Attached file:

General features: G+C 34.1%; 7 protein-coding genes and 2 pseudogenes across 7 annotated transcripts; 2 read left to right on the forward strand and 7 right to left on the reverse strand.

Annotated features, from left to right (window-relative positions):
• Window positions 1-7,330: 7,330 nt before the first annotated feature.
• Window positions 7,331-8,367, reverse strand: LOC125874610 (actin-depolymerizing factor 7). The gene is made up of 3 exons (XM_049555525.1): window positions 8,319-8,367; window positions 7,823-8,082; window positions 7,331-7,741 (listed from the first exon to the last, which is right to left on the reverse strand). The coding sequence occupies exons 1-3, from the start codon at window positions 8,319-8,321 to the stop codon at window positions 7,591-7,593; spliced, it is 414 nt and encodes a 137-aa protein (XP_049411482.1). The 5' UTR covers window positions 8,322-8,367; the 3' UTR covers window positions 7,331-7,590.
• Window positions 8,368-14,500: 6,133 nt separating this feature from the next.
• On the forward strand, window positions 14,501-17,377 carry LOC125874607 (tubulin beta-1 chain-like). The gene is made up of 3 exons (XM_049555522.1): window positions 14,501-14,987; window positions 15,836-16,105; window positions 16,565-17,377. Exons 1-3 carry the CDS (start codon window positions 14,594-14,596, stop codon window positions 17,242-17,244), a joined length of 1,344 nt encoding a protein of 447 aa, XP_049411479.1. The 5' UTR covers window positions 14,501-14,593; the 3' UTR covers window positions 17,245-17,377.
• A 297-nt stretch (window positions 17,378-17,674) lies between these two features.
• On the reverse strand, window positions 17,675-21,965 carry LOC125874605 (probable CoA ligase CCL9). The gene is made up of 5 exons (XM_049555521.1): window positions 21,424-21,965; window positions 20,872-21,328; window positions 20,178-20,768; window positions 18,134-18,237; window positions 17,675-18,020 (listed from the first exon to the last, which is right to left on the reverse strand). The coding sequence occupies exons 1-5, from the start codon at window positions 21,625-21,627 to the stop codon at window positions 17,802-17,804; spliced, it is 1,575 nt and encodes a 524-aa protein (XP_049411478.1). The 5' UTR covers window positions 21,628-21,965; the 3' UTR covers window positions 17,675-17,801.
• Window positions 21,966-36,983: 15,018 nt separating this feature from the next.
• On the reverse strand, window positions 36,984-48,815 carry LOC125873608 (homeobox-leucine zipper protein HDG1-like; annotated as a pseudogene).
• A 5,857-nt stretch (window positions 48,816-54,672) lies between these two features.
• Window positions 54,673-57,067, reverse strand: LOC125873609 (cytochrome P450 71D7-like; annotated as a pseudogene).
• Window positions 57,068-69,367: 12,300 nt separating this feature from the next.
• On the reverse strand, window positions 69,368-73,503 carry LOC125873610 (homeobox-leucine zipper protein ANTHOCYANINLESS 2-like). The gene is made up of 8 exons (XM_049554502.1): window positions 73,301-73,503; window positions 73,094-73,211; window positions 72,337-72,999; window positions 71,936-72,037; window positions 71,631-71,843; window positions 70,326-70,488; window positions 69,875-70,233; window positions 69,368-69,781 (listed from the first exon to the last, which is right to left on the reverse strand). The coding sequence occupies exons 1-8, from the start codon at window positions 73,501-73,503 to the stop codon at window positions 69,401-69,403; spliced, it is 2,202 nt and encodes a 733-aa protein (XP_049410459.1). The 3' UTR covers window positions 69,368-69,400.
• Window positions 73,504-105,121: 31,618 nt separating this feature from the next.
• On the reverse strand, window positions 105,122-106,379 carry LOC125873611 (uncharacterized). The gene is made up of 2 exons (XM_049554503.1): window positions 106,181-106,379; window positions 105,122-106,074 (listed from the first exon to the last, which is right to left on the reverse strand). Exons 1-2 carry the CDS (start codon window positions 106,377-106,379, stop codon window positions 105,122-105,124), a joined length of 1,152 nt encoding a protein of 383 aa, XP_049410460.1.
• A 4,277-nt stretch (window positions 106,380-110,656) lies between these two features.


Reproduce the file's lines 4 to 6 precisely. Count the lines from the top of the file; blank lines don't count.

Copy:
• Window positions 7,331-8,367, reverse strand: LOC125874610 (actin-depolymerizing factor 7). The gene is made up of 3 exons (XM_049555525.1): window positions 8,319-8,367; window positions 7,823-8,082; window positions 7,331-7,741 (listed from the first exon to the last, which is right to left on the reverse strand). The coding sequence occupies exons 1-3, from the start codon at window positions 8,319-8,321 to the stop codon at window positions 7,591-7,593; spliced, it is 414 nt and encodes a 137-aa protein (XP_049411482.1). The 5' UTR covers window positions 8,322-8,367; the 3' UTR covers window positions 7,331-7,590.
• Window positions 8,368-14,500: 6,133 nt separating this feature from the next.
• On the forward strand, window positions 14,501-17,377 carry LOC125874607 (tubulin beta-1 chain-like). The gene is made up of 3 exons (XM_049555522.1): window positions 14,501-14,987; window positions 15,836-16,105; window positions 16,565-17,377. Exons 1-3 carry the CDS (start codon window positions 14,594-14,596, stop codon window positions 17,242-17,244), a joined length of 1,344 nt encoding a protein of 447 aa, XP_049411479.1. The 5' UTR covers window positions 14,501-14,593; the 3' UTR covers window positions 17,245-17,377.